For Sweetbread Filling

1 Pound lamb sweetbreads, cleaned, cut into small pieces

1 Pound sheep milk ricotta (Bellwether Farms, preferably)

Chives, chopped – 1 bunch

1 cup all- purpose flour


Canola oil


·   Season the sweetbreads with salt and toss in flour to coat evenly.

·   Place 1/2 inch of canola oil in a medium hot sauté pan, then add the sweetbreads but only in one layer.  Do not crowd the pan. This process may take a couple rounds.

·   Shallow fry the sweetbreads until golden brown and crispy on both sides.

·   Remove from the pan and drain on paper towels.

·  Let sweetbreads cool, roughly chop and fold into the ricotta.

·   Fold in the chives.  Adjust seasoning with salt.

·    Place in refrigerator.


·   Roll pasta out, if using a pasta crank start on one and roll out one at a time stopping after dough has gone through number six.

·    Lightly dust with flour and begin punching out “coins” of the pasta dough with a number three ring mold.

·  Place a little pile of filling in the center of each coin, and then fold over edge to edge, forming a half moon shape.

·  Turn the half-moon so the round edge is facing towards you.  Take the corners of each side with your thumb and index finger, holding horizontally, and “pull” the sides straight back and pinch together.  This forms the tortellini.

·  Continue with remaining dough.

·   Blanch in seasoned water for 3-4 minutes, or freeze immediately for later use.

·   This pasta can be frozen indefinitely for convenience.  It’s time consuming but worth it!

Veloute of Celeriac & Apple, Fennel, Coffee Iced-Milk

Veloute Ingredients

Celeriac, diced              6 ea.

Granny Smith Apple, peeled, cored and diced      8 ea.

Yellow Onion, julienne            3 ea.

Whole Butter, diced              8 oz.

Water                  as needed

Kosher Salt                to taste


·   Sweat onions in butter with a large pinch of kosher salt over low heat until “melted”.

·   Add the celeriac and apple and continue to sweat for an additional 10 minutes.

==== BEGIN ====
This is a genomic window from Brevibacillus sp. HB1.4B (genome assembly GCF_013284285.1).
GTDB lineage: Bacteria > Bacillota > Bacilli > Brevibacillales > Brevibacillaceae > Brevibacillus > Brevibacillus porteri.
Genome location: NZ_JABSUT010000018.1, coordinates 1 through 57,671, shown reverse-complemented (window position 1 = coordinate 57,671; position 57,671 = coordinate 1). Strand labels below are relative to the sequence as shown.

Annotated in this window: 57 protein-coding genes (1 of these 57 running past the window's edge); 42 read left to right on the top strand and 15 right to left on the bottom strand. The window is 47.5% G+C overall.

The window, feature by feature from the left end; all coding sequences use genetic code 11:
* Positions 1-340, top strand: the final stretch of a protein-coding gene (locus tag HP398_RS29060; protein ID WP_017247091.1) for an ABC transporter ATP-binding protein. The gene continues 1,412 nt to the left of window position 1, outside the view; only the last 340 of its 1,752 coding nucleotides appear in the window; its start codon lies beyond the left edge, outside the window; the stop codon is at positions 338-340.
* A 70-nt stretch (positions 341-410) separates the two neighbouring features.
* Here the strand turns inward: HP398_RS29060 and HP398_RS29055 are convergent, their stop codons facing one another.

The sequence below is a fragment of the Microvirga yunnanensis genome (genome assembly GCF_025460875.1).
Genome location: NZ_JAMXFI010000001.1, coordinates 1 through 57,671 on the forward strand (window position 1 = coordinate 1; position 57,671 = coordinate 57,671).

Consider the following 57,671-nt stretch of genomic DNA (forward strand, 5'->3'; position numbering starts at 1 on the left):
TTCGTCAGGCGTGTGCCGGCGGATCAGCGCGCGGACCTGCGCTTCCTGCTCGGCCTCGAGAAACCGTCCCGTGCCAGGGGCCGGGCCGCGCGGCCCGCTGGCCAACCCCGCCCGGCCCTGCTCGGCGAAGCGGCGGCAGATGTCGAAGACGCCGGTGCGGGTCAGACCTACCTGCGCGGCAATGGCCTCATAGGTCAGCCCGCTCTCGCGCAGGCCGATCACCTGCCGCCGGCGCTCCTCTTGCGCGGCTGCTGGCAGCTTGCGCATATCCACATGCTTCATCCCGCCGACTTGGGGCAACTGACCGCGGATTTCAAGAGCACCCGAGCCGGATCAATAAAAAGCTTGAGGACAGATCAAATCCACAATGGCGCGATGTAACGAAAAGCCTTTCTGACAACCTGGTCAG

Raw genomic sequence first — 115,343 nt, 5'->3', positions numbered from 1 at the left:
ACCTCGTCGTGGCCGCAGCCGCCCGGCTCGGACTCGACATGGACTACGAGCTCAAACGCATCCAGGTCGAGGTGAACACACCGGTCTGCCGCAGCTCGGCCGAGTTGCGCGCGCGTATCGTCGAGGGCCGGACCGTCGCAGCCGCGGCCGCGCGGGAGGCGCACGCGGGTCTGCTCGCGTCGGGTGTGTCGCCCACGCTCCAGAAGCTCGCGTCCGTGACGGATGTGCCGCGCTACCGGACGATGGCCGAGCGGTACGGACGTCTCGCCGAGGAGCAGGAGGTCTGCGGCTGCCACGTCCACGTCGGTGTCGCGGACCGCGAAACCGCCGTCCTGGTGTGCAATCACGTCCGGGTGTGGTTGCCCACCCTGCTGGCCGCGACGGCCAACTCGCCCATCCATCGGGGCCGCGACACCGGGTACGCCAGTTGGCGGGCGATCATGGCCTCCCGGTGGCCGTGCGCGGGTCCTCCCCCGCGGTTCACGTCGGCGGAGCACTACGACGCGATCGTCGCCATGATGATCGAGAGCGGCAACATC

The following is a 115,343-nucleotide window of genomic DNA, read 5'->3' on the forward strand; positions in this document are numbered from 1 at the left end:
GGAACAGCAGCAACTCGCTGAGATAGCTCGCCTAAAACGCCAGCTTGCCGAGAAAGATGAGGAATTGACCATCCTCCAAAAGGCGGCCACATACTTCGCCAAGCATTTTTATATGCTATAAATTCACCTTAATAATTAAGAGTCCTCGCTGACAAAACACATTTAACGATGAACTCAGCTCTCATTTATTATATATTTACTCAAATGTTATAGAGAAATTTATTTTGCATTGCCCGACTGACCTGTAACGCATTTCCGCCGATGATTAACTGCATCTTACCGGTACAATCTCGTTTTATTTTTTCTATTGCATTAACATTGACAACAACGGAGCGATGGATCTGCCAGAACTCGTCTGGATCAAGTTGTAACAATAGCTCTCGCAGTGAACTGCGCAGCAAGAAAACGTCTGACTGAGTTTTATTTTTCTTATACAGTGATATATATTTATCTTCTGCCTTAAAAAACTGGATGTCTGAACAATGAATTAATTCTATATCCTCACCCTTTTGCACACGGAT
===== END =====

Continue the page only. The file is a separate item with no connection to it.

·   Barely cover the vegetables with cold water, and bring to a simmer. Simmer until celeriac is completely cooked.

·   Strain vegetables, reserving the liquid. Place the vegetables in a Vita Mix in batches along with enough of the cooking liquid to make a smooth puree.

·   Pass the puree thru a fine chinois. Adjust seasoning & chill immediately over ice.

Coffee Iced-Milk Ingredients

Milk        400 grams

Stabilizer      150 grams

Espresso Beans, whole  15 grams


·   Bring all ingredients to a boil

·   Steep for 30 minutes, strain

·   Place mixture in a Paco Jet canister, freeze overnight

·   Spin in Paco Jet and place in freezer

Plating & Garnish Ingredients:

Vegetable stock

1 T cold butter

Baby Fennel, shaved

Celery Stalk, shaved

One apple

White Balsamic Vinegar

Extra Virgin Olive Oil


Espresso salt

Fennel pollen

Assortment of micro greens and edible flowers


·   Taking one slice of apple and cut with a ring cutter to make a small compressed circle; dice remaining apple and set aside.

·   Place apple circle in bottom of a bowl; add a scoop of the coffee iced-milk on top.

·   Sprinkle with espresso salt and fennel pollen.

·   Around the coffee iced-milk, build a salad using selection of shaved fennel, celery, and diced apple.

·   Dress with white balsamic vinegar and extra virgin olive oil.

·   Add a pinch of salt and set aside.

·   Warm six ounces of veloute (per serving) in vegetable stock until it comes to a full boil.

·   Add butter and blend with a handheld immersion blender until emulsified and frothy.

·   Pour over bowl and serve immediately.

·   Garnish with micro greens and edible flowers.

Luce is located in the InterContinental Hotel at 888 Howard Street in San Francisco.



Photo Credit: Luce


  1. […] four finalists will be selected to cook their menu at Luce alongside Michelin-star Chef de Cuisine Daniel Corey. The proceeds from the dinners will benefit each school’s scholarship fund. The four finalists […]